Tax Whistleblowers Gain New Protections and Collect Over $120 Million in Awards in 2019
The IRS Whistleblower Program released its FY 2019 Annual Report to Congress this week, sharing details on its continued efforts to improve transparency, enforce whistleblower anti-retaliation provisions, and enhance communications. The IRS Whistleblower office also reported that in 2019:
- The U.S. collected over $616 million in proceeds attributable to whistleblower information; and
- The IRS paid over $120 million in awards paid to whistleblowers.
- Active claims were distributed somewhat evenly across the three US geographical regions (Western, Central, and Eastern), with another significant portion coming from international whistleblowers, demonstrating the reach of the IRS program.
Since its inception, the IRS whistleblower office has paid informants $931.7 million in awards from the $5.7 billion in collected proceeds.
The Whistleblower Office called attention to, and requested statutory clarification on, one potential hurdle to accurately tracking and disclosing the number of active claims being handled by the Whistleblower Program. The Office pointed to a lack of clarity over what triggers the classification of a claim as a whistleblower complaint (resting on the “claim for award” language), which thereby enables the Office to effectively track and manage filed claims. The confusion arises because information comes in from various sources, often without the informant desiring a payout and, therefore, the requisite filing of Form 211 (Application for Award for Original Information), which typically triggers such classification.
New Protections for IRS Whistleblowers
The past two years saw the implementation of further enhancements to the whistleblower program, including the statutory anti-retaliation provisions extending employment protections, new administrative guidance on communications requirements for status updates and inquiries, and the implementation of the GAO’s 2018 audit recommendation to modify Form 11369 (Confidential Evaluation Report on Claim for Award). (See our August 2019 post, Promising Changes to IRS Whistleblower Program – Tax Whistleblowers Now Protected Against Retaliation and Improved Communication when Reporting Tax Violations)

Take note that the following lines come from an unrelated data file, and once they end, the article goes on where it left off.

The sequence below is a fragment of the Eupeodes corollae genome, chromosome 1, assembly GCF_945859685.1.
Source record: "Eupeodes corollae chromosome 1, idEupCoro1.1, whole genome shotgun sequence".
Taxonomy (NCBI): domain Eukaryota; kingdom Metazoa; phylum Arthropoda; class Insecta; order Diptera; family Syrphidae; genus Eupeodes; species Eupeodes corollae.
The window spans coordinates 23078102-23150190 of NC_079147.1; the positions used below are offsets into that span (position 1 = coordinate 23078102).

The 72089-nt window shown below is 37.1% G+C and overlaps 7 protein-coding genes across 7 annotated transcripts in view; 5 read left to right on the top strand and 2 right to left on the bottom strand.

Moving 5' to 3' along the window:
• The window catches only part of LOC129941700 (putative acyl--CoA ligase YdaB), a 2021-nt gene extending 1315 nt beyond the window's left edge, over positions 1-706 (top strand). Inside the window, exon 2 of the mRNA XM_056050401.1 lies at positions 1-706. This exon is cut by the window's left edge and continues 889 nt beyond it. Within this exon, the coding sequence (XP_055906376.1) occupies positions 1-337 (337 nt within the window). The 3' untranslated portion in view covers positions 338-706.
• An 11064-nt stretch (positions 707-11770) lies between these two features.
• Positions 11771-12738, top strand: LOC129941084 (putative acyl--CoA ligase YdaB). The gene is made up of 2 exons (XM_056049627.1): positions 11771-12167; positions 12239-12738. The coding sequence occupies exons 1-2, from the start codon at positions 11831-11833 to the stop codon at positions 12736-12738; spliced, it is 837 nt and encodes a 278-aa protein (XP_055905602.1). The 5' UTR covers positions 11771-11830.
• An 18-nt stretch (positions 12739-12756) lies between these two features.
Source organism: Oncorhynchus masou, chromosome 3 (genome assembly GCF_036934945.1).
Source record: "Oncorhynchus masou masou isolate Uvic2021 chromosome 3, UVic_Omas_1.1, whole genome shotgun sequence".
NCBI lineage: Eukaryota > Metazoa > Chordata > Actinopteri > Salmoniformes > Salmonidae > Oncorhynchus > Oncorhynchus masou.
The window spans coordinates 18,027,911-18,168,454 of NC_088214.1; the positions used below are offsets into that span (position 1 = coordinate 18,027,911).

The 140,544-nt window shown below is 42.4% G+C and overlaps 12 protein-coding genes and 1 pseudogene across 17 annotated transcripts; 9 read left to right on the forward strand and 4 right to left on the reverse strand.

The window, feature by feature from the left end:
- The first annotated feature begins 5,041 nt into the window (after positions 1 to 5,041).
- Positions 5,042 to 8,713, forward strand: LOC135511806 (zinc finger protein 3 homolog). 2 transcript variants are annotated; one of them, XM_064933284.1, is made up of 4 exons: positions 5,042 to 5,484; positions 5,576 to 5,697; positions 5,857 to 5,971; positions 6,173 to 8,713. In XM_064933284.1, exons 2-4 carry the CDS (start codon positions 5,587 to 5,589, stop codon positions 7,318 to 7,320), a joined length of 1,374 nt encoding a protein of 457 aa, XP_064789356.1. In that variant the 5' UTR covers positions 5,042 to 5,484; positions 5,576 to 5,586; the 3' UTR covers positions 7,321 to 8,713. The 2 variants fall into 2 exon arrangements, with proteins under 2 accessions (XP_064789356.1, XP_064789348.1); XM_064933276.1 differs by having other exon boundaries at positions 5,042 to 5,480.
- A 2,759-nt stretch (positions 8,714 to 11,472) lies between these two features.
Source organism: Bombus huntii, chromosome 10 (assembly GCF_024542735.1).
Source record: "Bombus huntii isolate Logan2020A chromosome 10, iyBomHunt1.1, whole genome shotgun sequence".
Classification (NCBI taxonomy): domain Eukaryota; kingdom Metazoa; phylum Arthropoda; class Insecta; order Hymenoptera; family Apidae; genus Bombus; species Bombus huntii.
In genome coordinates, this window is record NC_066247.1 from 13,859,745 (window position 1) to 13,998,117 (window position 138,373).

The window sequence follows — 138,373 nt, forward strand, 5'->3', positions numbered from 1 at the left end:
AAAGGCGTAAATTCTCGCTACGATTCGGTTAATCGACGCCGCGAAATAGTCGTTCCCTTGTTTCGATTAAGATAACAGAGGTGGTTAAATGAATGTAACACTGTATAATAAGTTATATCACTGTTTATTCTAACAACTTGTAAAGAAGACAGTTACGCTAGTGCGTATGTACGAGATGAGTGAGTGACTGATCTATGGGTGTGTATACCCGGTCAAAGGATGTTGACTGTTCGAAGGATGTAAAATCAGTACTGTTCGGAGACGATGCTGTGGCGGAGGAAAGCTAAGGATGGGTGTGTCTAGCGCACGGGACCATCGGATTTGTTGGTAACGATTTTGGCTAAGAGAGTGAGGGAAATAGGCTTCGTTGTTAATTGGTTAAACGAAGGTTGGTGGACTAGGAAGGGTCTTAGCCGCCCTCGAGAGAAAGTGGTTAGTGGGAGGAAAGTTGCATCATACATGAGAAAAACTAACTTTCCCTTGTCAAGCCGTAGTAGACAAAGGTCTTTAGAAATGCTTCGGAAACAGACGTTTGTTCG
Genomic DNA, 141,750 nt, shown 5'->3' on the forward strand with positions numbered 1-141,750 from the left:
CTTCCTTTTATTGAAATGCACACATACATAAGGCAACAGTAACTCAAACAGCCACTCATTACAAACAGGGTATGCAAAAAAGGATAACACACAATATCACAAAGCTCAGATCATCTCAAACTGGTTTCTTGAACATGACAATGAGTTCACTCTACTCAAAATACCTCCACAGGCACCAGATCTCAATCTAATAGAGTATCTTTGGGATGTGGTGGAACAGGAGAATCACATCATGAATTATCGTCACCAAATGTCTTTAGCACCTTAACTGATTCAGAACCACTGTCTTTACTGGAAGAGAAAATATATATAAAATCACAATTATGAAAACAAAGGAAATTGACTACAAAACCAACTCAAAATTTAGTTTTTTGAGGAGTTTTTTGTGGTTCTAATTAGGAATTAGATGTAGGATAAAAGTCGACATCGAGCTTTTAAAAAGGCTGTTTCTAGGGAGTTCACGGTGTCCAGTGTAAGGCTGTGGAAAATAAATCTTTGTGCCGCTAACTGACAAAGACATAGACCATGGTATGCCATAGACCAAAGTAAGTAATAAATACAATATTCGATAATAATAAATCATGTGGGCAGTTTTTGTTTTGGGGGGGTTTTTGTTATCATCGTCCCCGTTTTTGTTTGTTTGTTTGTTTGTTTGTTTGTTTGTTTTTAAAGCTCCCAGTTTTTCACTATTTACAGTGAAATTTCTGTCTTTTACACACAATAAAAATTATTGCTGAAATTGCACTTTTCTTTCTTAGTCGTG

First, the problematic lack of anti-retaliation protections for tax whistleblowers prior to 2019 was framed by Sen. Chuck Grassley (R-Iowa) as, “The IRS needs to put out the welcome mat for tax fraud whistleblowers, not treat them like skunks at a picnic.” The stink has now been statutorily neutralized. The enaction of whistleblower anti-retaliation protections, codified in the Taxpayer First Act (2019), should provide comfort to potential whistleblowers who hesitated to come forward with valuable information due to concerns about financial and professional repercussions.
Additionally, The IRS issued new administrative guidance to its employees, which now requires notification to whistleblowers when their provided information has been referred for audit or examination, as well as when the taxpayer identified by the whistleblower has made a tax payment related to the whistleblower’s information. Upon written request, the IRS will provide information on the claim’s status and stage, or action related to such information, and the reasoning for an award determination for the whistleblower’s claim.
And finally, Form 11369, which provides the data used to determine award amounts for whistleblowers, has been updated to include details on the usefulness of the whistleblower’s information when determining the award. Information on foreign bank account reporting (FBAR) violations–which penalties are now included in the calculation of a whistleblower’s award–are now included on the revised form. (FBAR penalties were added to the award calculation in early 2018, but the form was not updated and published until 2019.)
Outlook for IRS Whistleblowers
The takeaway from this year’s report is that the IRS Whistleblower Office continues to evolve to ensure greater process transparency and communication and enforce whistleblower protections – a welcome development for IRS whistleblowers and their attorneys. While the IRS faces staffing and budget cutbacks, it is encouraging that the reach of the program and its payouts show few signs of slowing or diminishing.
- IRS Whistleblower Program
- How to Become an IRS Whistleblower: Answers to Common Questions from Prospective IRS Whistleblowers
- Tax Fraud and Violations: Examples of the types of tax fraud that can give rise to claims under the IRS Whistleblower Program
- Recent Tax Enforcement Actions
- The Constantine Cannon Whistleblower Team
- Contact us for a confidential consultation